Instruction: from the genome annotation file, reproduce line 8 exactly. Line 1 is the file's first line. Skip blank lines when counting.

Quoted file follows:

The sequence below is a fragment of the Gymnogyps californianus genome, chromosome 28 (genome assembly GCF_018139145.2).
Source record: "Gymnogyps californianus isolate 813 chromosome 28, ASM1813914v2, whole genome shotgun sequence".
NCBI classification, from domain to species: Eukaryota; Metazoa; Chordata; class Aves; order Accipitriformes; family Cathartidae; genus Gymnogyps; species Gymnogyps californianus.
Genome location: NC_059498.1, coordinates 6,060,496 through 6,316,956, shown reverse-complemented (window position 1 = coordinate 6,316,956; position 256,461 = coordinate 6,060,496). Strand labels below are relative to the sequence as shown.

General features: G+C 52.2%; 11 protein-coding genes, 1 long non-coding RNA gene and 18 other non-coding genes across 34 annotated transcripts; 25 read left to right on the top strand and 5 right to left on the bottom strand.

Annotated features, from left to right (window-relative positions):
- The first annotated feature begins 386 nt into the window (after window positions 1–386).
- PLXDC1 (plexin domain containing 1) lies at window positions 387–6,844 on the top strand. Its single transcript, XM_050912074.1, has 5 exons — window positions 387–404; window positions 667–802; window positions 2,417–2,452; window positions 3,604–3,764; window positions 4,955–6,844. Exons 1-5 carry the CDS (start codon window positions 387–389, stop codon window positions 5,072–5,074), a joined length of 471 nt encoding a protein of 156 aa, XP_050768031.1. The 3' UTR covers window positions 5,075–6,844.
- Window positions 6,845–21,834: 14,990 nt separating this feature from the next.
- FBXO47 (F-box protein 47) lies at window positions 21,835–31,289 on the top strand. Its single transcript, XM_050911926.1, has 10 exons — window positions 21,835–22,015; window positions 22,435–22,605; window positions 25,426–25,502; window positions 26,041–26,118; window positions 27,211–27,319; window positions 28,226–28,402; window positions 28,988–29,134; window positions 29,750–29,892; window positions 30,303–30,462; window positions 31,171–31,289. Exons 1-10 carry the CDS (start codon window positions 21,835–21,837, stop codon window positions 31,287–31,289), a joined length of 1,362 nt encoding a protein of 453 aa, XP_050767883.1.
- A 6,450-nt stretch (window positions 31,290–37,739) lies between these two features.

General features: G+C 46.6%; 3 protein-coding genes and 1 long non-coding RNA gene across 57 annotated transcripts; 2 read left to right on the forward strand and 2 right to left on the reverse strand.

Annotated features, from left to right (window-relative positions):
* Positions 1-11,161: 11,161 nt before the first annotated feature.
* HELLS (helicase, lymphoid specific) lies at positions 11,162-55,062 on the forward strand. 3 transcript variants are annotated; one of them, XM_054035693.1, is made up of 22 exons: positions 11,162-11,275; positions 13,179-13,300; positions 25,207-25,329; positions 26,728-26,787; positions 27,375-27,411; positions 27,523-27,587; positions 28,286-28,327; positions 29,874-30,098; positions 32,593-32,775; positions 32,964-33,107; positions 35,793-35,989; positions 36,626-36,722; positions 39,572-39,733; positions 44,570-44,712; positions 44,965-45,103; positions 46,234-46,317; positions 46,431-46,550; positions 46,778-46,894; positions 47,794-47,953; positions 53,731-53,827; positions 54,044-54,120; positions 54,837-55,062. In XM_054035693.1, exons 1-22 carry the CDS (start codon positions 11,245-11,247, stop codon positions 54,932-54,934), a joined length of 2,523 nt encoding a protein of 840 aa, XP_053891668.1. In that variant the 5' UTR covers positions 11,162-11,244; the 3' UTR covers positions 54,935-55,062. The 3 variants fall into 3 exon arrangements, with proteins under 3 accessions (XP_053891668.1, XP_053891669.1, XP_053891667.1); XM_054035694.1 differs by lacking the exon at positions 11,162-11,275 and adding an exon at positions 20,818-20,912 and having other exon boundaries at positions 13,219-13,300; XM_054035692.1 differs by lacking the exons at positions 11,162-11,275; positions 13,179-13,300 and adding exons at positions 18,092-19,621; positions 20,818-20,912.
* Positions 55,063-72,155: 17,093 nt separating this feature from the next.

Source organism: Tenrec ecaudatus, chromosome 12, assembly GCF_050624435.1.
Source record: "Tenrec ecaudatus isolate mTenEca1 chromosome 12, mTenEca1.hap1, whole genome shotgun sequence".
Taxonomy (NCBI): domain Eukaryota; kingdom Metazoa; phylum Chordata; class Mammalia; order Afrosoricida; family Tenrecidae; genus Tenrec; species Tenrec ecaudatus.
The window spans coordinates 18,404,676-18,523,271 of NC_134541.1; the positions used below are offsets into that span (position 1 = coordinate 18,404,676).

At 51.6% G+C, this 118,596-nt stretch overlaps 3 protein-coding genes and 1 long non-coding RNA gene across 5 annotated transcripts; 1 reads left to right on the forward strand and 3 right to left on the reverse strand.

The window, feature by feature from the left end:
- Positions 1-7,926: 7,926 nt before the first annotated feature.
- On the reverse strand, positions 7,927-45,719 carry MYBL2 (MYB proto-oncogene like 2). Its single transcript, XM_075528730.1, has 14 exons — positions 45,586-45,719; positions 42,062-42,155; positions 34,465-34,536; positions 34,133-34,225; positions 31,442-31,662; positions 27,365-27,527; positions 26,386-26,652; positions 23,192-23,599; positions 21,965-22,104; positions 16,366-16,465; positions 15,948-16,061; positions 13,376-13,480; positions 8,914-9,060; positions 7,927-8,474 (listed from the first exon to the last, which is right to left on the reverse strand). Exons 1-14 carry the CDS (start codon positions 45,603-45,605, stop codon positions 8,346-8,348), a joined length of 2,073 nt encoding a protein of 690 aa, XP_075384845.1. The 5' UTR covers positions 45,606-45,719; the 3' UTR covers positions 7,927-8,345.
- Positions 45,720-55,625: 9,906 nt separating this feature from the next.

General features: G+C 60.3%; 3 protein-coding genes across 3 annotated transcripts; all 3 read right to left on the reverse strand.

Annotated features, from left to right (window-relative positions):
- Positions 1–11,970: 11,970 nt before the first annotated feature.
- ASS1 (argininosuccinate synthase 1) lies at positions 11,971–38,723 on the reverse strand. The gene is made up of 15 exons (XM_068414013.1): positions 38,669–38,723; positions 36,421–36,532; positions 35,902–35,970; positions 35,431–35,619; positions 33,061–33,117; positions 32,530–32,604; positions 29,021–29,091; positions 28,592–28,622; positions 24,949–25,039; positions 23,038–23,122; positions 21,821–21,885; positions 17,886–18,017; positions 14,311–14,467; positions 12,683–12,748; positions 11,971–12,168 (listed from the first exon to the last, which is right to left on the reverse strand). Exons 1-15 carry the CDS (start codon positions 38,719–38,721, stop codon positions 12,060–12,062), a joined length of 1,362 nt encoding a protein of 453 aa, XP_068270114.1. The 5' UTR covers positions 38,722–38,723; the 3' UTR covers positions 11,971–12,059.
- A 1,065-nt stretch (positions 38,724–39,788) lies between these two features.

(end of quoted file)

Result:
- PLXDC1 (plexin domain containing 1) lies at window positions 387–6,844 on the top strand. Its single transcript, XM_050912074.1, has 5 exons — window positions 387–404; window positions 667–802; window positions 2,417–2,452; window positions 3,604–3,764; window positions 4,955–6,844. Exons 1-5 carry the CDS (start codon window positions 387–389, stop codon window positions 5,072–5,074), a joined length of 471 nt encoding a protein of 156 aa, XP_050768031.1. The 3' UTR covers window positions 5,075–6,844.